The same guidelines are in place for removing excess skin. Careful use of a pumice stone or emery board should pose no problems if your diabetes is in good control and you aren’t having any nerve concerns.
In most cases, there is no need to use an antibiotic moisturizer. They usually are not only more expensive, but also harsher and destroy the normal flora on your skin that helps protect it.
Because they are further from the heart, and because they support the weight of your body, your legs and feet are more likely to have skin breakdowns and resulting concerns. Selection of shoes and boots is very important to proper skin care.
“Unfortunately, the best shoes for diabetics are the ugly ones,” said Meffert. “They need to have a wide toe box, and high heels are not a good idea because they tend to shove the foot into a small area, which can lead to blisters. They need to be wide enough so the toes don’t feel cramped, but if they are too loose, they can give you blisters.”
You also should be careful with socks. Heavier ones can cause your foot to sweat, resulting in fungal growth. If the seam is not properly placed, or there is a wrinkle, the pressure can result in breakdown of your skin. This is another instance in which nerve damage can mean you won’t recognize the problem until you do your daily inspection.
Unfortunately, it is almost impossible to prevent all problems. It is important to make sure small cuts stay that way.
If you have a small cut, gently wash the area with mild soap and water, making sure you dry it completely. Cover the cut with a cloth bandage or one the packaging says is hypoallergenic. Change the bandage at least once a day. Ask your doctor for a recommendation about using antibiotic ointments. The same interventions can be used for other minor skin irritations.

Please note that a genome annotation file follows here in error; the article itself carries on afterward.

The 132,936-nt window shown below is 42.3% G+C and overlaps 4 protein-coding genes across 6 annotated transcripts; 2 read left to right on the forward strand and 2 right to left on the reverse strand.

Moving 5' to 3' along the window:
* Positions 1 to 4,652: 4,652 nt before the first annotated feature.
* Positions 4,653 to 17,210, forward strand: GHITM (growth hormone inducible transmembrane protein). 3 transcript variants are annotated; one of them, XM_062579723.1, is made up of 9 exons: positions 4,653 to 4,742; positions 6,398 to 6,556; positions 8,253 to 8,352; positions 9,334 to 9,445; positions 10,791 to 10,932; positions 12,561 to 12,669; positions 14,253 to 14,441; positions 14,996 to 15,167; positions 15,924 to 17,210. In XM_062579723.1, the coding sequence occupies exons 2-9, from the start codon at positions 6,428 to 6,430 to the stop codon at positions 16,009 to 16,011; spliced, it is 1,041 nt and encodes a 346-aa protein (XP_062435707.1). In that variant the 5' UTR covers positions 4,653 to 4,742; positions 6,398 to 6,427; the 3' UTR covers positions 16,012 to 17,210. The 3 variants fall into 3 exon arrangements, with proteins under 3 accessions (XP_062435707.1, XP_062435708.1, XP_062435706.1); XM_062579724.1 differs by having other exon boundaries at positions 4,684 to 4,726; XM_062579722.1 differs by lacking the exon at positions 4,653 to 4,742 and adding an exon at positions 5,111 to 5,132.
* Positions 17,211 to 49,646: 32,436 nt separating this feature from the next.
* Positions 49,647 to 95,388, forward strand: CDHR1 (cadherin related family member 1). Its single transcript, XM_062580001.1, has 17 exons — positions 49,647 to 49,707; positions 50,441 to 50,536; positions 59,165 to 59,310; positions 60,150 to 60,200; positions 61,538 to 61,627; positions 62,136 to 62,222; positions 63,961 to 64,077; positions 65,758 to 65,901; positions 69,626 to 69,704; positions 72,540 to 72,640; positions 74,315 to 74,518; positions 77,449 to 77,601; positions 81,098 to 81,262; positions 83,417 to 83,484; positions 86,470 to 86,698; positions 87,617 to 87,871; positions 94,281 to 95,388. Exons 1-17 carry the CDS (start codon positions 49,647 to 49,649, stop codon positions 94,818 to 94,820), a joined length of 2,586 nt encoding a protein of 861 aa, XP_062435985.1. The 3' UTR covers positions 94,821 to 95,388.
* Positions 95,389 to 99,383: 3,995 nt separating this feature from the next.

If you have a minor burn, never pop the blister. Again, wash the area, put on a bandage and change it at least once a day.
“This is not an emergency room situation,” said Garoufalis. “You need to be vigilant, but there is no need to panic. However, if things do not get better or become worse, see a doctor as soon as you can.”
You should call your podiatrist or other health-care provider if:
• there is no improvement by the next day;
• pain or other discomfort lasts more than two days;
• an ulcer develops or you develop a fever; and/or
• you notice any kind of discharge coming from near or out of the sore.
In addition to these major problems that can occur secondary to diabetes, others exist that tend to be more benign but still troubling.
• Ascanthosis nigricans, in which tan and brown raised areas appear on the skin near the armpit, neck, and groin. These are seen most often in overweight individuals, and the best treatment is to lose weight.
• Eruptive xantomatosis appears as firm, yellow bumps in the skin about the size of a pea and usually results in itching. It is seen usually in young men with type 1 diabetes who have higher levels of cholesterol and fat in their blood. Gaining control of your diabetes is the best treatment.
• Digital sclerosis is tight, thick, waxy skin on the backs of the hands, toes, and forehead. resulting in finger joints becoming stiff. Treatment usually is getting your diabetes under control.
• Disseminated granuloma annulare results in ring-shaped red, brown or skin-colored areas in the extremities. See your doctor if you have rashes like these, as there are drugs that can treat this condition.
“As you age, those with diabetes will still get the same skin issues of others in their group,” said Meffert. “If you keep your diabetes under good control, you will be less likely to have the important ones that can lead to disability or death, compared to those who don’t.”